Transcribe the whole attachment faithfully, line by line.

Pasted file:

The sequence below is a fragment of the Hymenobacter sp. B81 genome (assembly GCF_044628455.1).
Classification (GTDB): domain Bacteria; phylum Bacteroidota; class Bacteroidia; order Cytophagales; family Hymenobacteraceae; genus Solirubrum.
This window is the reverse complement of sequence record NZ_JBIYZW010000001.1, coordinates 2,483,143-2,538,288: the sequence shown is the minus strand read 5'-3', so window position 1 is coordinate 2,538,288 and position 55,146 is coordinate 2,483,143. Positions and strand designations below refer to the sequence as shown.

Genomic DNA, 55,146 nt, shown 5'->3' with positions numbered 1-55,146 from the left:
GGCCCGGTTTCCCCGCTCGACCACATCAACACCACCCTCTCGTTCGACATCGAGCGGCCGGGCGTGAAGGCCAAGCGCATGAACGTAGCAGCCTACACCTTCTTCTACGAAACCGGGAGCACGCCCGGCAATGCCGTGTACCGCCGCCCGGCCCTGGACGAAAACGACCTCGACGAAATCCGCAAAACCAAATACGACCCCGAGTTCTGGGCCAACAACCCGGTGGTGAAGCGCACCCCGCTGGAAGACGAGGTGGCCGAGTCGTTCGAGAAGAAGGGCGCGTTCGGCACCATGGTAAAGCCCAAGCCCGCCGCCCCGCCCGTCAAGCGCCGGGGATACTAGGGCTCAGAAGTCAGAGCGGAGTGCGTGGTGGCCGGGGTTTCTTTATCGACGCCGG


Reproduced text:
The sequence below is a fragment of the Hymenobacter sp. B81 genome (assembly GCF_044628455.1).
Classification (GTDB): domain Bacteria; phylum Bacteroidota; class Bacteroidia; order Cytophagales; family Hymenobacteraceae; genus Solirubrum.
This window is the reverse complement of sequence record NZ_JBIYZW010000001.1, coordinates 2,483,143-2,538,288: the sequence shown is the minus strand read 5'-3', so window position 1 is coordinate 2,538,288 and position 55,146 is coordinate 2,483,143. Positions and strand designations below refer to the sequence as shown.

Genomic DNA, 55,146 nt, shown 5'->3' with positions numbered 1-55,146 from the left:
GGCCCGGTTTCCCCGCTCGACCACATCAACACCACCCTCTCGTTCGACATCGAGCGGCCGGGCGTGAAGGCCAAGCGCATGAACGTAGCAGCCTACACCTTCTTCTACGAAACCGGGAGCACGCCCGGCAATGCCGTGTACCGCCGCCCGGCCCTGGACGAAAACGACCTCGACGAAATCCGCAAAACCAAATACGACCCCGAGTTCTGGGCCAACAACCCGGTGGTGAAGCGCACCCCGCTGGAAGACGAGGTGGCCGAGTCGTTCGAGAAGAAGGGCGCGTTCGGCACCATGGTAAAGCCCAAGCCCGCCGCCCCGCCCGTCAAGCGCCGGGGATACTAGGGCTCAGAAGTCAGAGCGGAGTGCGTGGTGGCCGGGGTTTCTTTATCGACGCCGG